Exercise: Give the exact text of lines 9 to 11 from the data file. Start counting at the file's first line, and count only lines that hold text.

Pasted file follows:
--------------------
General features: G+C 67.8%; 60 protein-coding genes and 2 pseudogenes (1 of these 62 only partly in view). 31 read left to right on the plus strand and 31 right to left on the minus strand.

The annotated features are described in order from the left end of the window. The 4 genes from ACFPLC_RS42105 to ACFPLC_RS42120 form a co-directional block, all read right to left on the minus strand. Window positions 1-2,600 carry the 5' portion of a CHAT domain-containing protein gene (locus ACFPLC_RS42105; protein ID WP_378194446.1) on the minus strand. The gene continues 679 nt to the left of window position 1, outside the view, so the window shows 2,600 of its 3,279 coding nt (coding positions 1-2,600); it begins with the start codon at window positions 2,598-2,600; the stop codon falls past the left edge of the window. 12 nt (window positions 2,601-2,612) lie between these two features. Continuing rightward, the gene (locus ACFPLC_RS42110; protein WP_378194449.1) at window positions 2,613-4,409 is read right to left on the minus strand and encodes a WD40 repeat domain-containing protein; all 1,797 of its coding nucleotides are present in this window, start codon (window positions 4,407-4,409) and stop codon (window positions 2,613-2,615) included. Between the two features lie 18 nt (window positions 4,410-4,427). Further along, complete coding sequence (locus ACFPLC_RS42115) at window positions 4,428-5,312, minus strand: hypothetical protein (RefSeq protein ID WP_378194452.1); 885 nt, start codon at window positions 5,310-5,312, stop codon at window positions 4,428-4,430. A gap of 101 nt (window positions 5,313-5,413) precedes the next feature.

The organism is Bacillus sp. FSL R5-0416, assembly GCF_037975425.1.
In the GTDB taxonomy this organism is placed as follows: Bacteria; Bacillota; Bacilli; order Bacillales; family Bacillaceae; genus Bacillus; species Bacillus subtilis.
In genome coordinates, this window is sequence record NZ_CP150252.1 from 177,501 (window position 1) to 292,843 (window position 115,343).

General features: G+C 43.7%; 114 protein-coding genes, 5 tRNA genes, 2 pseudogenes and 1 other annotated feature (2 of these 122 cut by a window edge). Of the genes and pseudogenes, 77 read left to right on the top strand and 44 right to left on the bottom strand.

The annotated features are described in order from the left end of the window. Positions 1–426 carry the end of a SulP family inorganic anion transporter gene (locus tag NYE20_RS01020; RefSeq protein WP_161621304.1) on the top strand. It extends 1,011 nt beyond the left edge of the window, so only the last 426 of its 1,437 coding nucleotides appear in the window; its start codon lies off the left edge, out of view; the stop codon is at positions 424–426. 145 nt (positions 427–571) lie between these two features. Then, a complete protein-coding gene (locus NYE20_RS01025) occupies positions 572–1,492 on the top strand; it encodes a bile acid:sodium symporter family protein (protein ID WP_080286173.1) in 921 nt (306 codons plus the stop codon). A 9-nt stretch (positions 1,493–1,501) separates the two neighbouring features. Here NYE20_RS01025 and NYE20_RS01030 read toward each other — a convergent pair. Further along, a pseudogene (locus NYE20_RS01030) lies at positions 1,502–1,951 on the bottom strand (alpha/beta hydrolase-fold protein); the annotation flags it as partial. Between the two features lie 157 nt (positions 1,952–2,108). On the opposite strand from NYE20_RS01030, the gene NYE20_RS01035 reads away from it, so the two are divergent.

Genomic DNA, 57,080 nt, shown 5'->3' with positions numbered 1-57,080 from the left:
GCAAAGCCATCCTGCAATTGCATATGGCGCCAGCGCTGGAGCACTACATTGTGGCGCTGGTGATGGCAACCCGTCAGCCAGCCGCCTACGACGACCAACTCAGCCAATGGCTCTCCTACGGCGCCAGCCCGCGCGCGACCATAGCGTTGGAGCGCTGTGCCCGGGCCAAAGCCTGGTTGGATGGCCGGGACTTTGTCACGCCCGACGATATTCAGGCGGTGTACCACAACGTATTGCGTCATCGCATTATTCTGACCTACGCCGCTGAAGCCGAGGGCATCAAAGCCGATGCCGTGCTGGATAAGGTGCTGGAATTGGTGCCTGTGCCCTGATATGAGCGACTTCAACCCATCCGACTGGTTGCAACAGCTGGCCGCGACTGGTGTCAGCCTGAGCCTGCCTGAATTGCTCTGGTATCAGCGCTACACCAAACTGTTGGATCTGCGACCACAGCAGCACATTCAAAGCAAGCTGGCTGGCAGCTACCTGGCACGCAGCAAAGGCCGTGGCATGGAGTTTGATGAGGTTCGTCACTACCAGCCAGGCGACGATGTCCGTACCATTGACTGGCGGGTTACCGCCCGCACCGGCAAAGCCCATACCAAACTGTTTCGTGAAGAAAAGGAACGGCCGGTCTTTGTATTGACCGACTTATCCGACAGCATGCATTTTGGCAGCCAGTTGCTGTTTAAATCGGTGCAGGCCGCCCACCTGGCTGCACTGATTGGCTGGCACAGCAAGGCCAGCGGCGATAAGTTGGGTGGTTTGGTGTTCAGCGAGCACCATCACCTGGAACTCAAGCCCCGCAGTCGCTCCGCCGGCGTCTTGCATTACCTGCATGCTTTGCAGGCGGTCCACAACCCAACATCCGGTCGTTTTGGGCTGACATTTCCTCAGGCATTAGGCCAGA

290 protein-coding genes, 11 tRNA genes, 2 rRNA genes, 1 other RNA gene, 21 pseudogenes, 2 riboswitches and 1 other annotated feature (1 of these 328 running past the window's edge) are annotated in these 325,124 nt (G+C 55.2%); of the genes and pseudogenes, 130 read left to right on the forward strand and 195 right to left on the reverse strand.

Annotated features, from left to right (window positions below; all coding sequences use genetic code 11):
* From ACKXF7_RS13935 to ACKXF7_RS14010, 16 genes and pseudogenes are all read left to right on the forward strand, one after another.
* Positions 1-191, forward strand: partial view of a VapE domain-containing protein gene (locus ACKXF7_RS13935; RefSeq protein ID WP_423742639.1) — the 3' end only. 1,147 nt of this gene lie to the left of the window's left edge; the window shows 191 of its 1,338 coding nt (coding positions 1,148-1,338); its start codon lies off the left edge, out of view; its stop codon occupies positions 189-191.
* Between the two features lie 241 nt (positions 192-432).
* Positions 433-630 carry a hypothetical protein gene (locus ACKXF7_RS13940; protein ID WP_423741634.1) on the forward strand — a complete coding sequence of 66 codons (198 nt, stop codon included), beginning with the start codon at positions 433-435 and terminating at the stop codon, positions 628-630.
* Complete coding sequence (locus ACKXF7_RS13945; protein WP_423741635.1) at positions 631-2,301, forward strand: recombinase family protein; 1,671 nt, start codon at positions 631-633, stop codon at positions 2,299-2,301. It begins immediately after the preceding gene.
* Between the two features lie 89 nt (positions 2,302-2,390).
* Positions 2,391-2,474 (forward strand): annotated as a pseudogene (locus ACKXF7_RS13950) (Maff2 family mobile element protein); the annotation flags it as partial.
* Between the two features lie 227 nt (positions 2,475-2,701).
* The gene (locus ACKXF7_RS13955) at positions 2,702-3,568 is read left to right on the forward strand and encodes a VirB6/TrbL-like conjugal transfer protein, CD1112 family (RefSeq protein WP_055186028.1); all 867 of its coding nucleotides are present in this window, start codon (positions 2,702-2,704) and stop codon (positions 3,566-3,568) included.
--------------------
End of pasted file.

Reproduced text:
GCAAAGCCATCCTGCAATTGCATATGGCGCCAGCGCTGGAGCACTACATTGTGGCGCTGGTGATGGCAACCCGTCAGCCAGCCGCCTACGACGACCAACTCAGCCAATGGCTCTCCTACGGCGCCAGCCCGCGCGCGACCATAGCGTTGGAGCGCTGTGCCCGGGCCAAAGCCTGGTTGGATGGCCGGGACTTTGTCACGCCCGACGATATTCAGGCGGTGTACCACAACGTATTGCGTCATCGCATTATTCTGACCTACGCCGCTGAAGCCGAGGGCATCAAAGCCGATGCCGTGCTGGATAAGGTGCTGGAATTGGTGCCTGTGCCCTGATATGAGCGACTTCAACCCATCCGACTGGTTGCAACAGCTGGCCGCGACTGGTGTCAGCCTGAGCCTGCCTGAATTGCTCTGGTATCAGCGCTACACCAAACTGTTGGATCTGCGACCACAGCAGCACATTCAAAGCAAGCTGGCTGGCAGCTACCTGGCACGCAGCAAAGGCCGTGGCATGGAGTTTGATGAGGTTCGTCACTACCAGCCAGGCGACGATGTCCGTACCATTGACTGGCGGGTTACCGCCCGCACCGGCAAAGCCCATACCAAACTGTTTCGTGAAGAAAAGGAACGGCCGGTCTTTGTATTGACCGACTTATCCGACAGCATGCATTTTGGCAGCCAGTTGCTGTTTAAATCGGTGCAGGCCGCCCACCTGGCTGCACTGATTGGCTGGCACAGCAAGGCCAGCGGCGATAAGTTGGGTGGTTTGGTGTTCAGCGAGCACCATCACCTGGAACTCAAGCCCCGCAGTCGCTCCGCCGGCGTCTTGCATTACCTGCATGCTTTGCAGGCGGTCCACAACCCAACATCCGGTCGTTTTGGGCTGACATTTCCTCAGGCATTAGGCCAGA

290 protein-coding genes, 11 tRNA genes, 2 rRNA genes, 1 other RNA gene, 21 pseudogenes, 2 riboswitches and 1 other annotated feature (1 of these 328 running past the window's edge) are annotated in these 325,124 nt (G+C 55.2%); of the genes and pseudogenes, 130 read left to right on the forward strand and 195 right to left on the reverse strand.

Annotated features, from left to right (window positions below; all coding sequences use genetic code 11):